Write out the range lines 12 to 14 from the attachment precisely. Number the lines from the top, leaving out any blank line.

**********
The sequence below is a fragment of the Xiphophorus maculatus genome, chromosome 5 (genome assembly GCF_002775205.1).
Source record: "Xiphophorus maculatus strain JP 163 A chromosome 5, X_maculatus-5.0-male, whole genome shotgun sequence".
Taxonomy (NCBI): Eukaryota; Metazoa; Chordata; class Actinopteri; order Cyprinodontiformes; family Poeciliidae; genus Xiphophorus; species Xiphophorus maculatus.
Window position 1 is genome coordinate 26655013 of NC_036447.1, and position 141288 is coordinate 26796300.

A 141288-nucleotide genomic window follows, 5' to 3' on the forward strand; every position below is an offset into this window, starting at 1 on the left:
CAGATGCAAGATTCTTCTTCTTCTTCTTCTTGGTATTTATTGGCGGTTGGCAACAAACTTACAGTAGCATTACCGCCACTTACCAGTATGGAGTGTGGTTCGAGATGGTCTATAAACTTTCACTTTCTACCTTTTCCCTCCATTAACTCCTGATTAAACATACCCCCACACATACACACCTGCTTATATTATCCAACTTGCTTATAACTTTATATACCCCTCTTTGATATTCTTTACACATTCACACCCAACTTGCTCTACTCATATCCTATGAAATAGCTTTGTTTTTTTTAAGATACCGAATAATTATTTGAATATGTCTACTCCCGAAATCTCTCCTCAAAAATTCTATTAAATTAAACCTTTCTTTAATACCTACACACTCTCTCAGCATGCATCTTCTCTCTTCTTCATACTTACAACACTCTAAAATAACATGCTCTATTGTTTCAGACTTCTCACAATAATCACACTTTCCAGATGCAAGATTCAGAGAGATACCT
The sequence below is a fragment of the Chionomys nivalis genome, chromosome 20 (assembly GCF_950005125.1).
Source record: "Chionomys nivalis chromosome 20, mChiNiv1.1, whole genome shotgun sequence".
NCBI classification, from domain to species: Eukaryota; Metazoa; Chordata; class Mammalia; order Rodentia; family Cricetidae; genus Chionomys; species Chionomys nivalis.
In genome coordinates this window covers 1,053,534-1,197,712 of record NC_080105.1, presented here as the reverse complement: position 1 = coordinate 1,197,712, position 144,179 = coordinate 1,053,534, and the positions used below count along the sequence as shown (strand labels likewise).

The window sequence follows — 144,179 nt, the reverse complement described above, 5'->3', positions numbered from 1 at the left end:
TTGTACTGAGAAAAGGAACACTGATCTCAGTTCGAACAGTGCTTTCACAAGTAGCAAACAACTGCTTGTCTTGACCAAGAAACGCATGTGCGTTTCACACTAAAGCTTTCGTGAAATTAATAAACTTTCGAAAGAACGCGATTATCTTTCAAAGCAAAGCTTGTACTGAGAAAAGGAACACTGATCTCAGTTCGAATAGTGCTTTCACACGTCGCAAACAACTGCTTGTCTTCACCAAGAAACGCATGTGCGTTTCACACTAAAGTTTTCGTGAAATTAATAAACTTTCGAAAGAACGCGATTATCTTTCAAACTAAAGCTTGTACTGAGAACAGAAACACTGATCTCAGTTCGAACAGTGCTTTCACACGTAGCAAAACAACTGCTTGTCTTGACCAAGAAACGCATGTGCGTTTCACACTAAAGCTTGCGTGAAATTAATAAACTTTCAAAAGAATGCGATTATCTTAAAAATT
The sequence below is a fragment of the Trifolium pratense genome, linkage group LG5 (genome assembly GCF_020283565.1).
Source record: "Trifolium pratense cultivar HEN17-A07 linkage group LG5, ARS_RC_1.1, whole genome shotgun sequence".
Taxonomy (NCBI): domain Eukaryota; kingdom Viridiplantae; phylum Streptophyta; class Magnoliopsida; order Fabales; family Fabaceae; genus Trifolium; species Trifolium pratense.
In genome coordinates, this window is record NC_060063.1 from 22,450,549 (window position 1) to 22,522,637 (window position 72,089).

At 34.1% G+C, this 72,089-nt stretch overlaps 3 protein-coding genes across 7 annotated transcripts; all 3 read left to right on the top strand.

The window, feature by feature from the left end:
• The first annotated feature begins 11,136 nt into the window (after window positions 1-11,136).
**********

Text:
TTGTACTGAGAAAAGGAACACTGATCTCAGTTCGAACAGTGCTTTCACAAGTAGCAAACAACTGCTTGTCTTGACCAAGAAACGCATGTGCGTTTCACACTAAAGCTTTCGTGAAATTAATAAACTTTCGAAAGAACGCGATTATCTTTCAAAGCAAAGCTTGTACTGAGAAAAGGAACACTGATCTCAGTTCGAATAGTGCTTTCACACGTCGCAAACAACTGCTTGTCTTCACCAAGAAACGCATGTGCGTTTCACACTAAAGTTTTCGTGAAATTAATAAACTTTCGAAAGAACGCGATTATCTTTCAAACTAAAGCTTGTACTGAGAACAGAAACACTGATCTCAGTTCGAACAGTGCTTTCACACGTAGCAAAACAACTGCTTGTCTTGACCAAGAAACGCATGTGCGTTTCACACTAAAGCTTGCGTGAAATTAATAAACTTTCAAAAGAATGCGATTATCTTAAAAATT
The sequence below is a fragment of the Trifolium pratense genome, linkage group LG5 (genome assembly GCF_020283565.1).
Source record: "Trifolium pratense cultivar HEN17-A07 linkage group LG5, ARS_RC_1.1, whole genome shotgun sequence".